The Marlins also agreed to send the Yankees $30 million as part of the deal. However, Joel Sherman has reported that the Yankees will only receive that money if Stanton does not opt out in 2020. According to MLB Trade Rumors, Stanton only adds roughly $13.4 million to the team’s payroll in 2018 for luxury tax purposes.

The luxury tax threshold is $197 million for the 2018 season. After counting the salaries of the players already under contract, estimating the awards to the eight arbitration-eligible players and raises for second and third year players, adding in the $5.5 million paid to the Astros towards McCann’s salary, and estimating the 1/30 of the player benefits the team will have to contribute to MLB, the Yankees’ projected payroll for 2018 currently stands somewhere around $180 million.

The luxury tax isn't calculated until after the season has been completed, so they absolutely have to leave room for roster changes during the year. The Yankees need to give themselves sufficient breathing room for the inevitable in-season moves. As things stand, re-signing CC Sabathia or landing another free agent starter might be out of the question if the Yankees intend to stay under the cap.

"Ninja Cash" strikes again

Although I opined weeks ago that the Yankees should make every attempt to land Stanton, there was no evidence that they were actually doing it. Earlier this week, the Marlins reached tentative deals with both the Giants and Cardinals to trade Stanton. There was no mention at the time that the Yankees were even considered contenders.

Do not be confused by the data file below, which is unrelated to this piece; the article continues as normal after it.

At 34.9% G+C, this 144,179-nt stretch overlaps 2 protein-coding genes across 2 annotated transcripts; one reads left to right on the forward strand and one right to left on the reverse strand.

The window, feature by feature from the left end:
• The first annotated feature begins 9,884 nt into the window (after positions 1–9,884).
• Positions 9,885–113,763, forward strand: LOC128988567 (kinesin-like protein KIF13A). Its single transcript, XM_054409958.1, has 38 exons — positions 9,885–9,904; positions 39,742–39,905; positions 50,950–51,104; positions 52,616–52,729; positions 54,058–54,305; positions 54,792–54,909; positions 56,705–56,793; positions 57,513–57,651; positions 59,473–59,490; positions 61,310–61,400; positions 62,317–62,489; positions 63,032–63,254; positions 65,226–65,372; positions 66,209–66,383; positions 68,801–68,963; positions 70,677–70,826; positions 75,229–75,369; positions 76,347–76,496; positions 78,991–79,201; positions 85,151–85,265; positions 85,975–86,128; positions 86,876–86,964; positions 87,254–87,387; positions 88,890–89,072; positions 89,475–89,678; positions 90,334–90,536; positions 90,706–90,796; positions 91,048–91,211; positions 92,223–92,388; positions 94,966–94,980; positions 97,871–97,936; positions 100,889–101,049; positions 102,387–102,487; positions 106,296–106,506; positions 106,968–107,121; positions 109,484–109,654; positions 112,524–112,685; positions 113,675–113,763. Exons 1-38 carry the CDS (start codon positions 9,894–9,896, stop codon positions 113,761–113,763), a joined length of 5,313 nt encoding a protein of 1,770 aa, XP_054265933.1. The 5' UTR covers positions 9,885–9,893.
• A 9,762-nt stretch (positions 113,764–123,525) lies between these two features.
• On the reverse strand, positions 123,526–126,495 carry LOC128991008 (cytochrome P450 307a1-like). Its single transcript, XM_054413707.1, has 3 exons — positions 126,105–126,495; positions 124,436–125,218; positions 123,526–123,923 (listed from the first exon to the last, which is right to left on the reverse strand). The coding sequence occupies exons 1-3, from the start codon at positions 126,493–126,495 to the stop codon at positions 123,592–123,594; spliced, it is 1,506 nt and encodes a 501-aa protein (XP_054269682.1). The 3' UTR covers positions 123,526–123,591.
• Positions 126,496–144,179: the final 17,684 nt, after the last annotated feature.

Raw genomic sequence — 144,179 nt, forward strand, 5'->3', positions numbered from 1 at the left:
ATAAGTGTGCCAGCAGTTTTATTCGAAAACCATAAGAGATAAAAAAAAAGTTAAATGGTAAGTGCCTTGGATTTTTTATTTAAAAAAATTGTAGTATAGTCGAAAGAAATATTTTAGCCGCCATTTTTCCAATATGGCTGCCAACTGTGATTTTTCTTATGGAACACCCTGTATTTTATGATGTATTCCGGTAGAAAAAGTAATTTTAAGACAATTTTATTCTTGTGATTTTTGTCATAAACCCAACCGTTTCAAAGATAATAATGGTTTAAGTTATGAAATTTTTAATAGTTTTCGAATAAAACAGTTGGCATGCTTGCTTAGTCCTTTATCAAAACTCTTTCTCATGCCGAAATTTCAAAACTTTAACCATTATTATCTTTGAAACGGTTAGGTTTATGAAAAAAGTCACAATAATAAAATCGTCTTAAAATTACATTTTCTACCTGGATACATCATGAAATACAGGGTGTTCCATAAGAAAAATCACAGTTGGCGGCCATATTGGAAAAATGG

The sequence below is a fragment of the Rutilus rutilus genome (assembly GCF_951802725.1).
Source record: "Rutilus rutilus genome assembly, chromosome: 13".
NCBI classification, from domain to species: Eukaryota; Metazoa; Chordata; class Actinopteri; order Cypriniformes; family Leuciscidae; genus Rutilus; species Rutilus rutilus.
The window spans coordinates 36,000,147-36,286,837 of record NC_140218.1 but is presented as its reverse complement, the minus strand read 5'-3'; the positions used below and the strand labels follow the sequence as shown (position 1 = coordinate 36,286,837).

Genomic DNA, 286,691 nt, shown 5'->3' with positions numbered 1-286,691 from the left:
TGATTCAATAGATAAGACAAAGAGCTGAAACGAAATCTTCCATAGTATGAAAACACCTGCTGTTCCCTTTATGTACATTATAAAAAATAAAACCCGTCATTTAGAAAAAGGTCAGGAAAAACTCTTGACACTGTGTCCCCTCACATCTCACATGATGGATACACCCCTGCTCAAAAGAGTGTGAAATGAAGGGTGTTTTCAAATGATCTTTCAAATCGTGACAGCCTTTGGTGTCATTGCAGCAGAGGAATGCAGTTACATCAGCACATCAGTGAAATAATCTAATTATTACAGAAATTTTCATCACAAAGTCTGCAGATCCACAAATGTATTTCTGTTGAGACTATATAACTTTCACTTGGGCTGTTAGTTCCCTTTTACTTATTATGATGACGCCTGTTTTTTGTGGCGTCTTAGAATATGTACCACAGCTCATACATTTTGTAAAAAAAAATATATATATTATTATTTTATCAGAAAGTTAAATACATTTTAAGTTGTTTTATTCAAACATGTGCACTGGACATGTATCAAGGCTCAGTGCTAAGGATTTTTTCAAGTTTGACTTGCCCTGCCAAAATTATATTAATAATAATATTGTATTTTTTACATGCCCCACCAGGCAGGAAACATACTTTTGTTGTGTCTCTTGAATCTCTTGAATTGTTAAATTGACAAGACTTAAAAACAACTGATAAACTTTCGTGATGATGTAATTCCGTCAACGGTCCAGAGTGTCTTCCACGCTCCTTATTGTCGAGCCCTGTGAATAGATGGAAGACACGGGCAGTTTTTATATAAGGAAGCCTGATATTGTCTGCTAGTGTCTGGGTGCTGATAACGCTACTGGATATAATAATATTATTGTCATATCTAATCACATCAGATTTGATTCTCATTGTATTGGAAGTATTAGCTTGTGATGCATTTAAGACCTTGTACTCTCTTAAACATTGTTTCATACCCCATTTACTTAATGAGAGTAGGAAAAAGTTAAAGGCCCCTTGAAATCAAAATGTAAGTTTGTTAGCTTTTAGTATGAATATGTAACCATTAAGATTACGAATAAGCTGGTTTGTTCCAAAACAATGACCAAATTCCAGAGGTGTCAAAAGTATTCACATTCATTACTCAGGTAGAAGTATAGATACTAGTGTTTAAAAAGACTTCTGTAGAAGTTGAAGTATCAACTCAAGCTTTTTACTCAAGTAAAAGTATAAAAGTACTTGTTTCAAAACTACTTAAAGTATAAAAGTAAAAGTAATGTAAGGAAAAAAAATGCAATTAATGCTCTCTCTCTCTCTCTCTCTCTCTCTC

Everything changed in an instant. First, Stanton invoked his no-trade clause to block the two proposed deals. Next, word spread that there was only four locations to where he would accept a trade. The Yankees were on the list.

While some might have assumed that Stanton's four desired landing spots would submit proposals and a courtship process would ensue, it never materialized. Word came out late Friday that the Yankees had made the play and landed the big fish.

This blockbuster will go down as one of the biggest trades in Yankees history. It ranks right up there with the Roger Clemens deal in 1999 and the Alex Rodriguez trade in 2004. And as with most of his best deals, "Ninja Cash" worked his magic without anyone seeing it coming.

What do you think about Giancarlo Stanton in pinstripes? How do you feel about losing Starlin Castro? What lineup would you run out there on Opening Day if you were Aaron Boone? Let us know in the comments section below.